• This problem can be solved by preparing the bed as a part of the calibration process of the printing rig.

Duration between deposition of layers

  • If the time between deposition of layers is too high, the plastic might cool too much, leading to the new layer not adhering as well to the old layer.
  • If the time between deposition is too low, the former layer might not have cooled down enough, again leading to adhering problems.
  • Most 3D printers do have a fan as a part of the printer, which is used to regulate the temperature to keep this effect to a minimum. You just need to tune the fan to keep the temperature inside the build constant.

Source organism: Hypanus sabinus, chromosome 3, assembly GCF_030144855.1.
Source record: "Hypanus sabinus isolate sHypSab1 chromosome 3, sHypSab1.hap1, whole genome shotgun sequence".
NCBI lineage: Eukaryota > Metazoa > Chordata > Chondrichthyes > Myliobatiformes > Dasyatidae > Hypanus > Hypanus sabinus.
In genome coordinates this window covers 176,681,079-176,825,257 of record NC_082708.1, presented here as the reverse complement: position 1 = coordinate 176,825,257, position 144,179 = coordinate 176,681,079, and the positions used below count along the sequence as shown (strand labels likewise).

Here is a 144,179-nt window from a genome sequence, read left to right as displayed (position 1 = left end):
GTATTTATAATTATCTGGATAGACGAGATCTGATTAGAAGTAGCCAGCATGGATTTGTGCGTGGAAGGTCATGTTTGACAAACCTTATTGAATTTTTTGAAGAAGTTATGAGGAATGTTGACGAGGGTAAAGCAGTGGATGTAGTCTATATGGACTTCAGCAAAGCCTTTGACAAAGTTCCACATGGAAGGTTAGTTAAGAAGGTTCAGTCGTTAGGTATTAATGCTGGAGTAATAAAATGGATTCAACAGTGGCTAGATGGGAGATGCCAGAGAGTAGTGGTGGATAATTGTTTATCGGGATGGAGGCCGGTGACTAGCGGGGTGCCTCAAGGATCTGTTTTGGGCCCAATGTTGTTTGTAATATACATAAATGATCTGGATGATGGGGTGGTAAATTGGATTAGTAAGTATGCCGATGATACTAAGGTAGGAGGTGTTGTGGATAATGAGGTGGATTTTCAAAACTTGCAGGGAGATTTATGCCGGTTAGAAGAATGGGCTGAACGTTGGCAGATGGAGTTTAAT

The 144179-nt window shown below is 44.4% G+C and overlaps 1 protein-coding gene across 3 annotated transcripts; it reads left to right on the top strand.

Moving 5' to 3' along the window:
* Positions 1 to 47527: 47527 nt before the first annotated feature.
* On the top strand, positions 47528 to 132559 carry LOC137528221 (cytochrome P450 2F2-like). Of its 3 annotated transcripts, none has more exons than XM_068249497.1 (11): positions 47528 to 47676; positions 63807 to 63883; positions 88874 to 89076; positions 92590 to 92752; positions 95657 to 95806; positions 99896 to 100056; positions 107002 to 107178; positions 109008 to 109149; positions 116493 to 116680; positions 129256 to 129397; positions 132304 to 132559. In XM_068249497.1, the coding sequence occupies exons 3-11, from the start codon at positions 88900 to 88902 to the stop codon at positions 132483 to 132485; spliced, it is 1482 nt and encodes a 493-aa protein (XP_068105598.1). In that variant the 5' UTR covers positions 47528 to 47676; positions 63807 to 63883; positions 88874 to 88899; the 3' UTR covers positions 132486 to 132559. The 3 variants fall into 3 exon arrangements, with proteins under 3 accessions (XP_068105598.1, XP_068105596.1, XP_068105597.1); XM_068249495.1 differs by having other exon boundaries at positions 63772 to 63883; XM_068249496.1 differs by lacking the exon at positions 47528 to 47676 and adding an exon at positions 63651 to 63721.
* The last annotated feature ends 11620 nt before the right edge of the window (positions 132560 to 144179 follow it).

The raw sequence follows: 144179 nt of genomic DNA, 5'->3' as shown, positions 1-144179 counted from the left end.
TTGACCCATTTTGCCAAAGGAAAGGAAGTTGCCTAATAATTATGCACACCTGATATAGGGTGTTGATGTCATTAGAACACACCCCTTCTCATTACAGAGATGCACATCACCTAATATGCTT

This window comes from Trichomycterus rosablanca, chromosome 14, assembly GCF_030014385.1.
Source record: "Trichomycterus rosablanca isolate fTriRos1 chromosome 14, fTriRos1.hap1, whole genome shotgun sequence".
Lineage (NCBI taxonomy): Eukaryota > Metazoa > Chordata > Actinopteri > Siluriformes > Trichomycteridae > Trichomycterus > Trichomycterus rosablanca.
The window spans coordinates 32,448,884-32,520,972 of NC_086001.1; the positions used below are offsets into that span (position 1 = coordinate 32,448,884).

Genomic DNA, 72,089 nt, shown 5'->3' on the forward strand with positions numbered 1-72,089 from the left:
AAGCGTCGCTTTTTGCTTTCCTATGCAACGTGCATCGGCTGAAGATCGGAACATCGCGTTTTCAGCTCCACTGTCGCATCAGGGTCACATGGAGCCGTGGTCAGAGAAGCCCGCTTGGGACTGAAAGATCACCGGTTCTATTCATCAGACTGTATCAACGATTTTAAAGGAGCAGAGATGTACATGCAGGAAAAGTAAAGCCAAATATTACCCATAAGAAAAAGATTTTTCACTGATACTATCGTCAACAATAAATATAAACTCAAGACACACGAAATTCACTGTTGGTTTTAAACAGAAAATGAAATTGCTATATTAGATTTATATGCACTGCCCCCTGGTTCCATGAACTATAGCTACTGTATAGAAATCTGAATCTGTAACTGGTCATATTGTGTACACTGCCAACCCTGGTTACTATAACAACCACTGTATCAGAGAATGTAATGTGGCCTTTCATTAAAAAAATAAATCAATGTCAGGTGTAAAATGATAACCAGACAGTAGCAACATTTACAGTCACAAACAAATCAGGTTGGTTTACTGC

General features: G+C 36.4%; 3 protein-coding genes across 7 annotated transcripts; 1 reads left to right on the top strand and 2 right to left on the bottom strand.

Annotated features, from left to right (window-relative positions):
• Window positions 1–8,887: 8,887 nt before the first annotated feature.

Although this is not an exhaustive list of the other factors that come into play during the build, these ones are the most common reason as to why a build fails.


Proper calibration of the printing machine is imperative to the success of 3D printing, and most of that setting happens in the form of temperature regulation. 

Nozzle temperature is arguably the most important temperature-related factor, but as we have seen, other factors also play a key part in deciding the quality of the final product.

We recommend building some small prototypes across a variety of temperatures and breaking them via tensile strength to see if the build passes the quality you expect from them. This also allows you to see the optimal temperature for your printing rig with that material.

Also worth pointing out is the fact that as these prototypes will be relatively small to what you might actually want to print, take into consideration the time between deposition of layers.

Also read: Tips to improve 3D print quality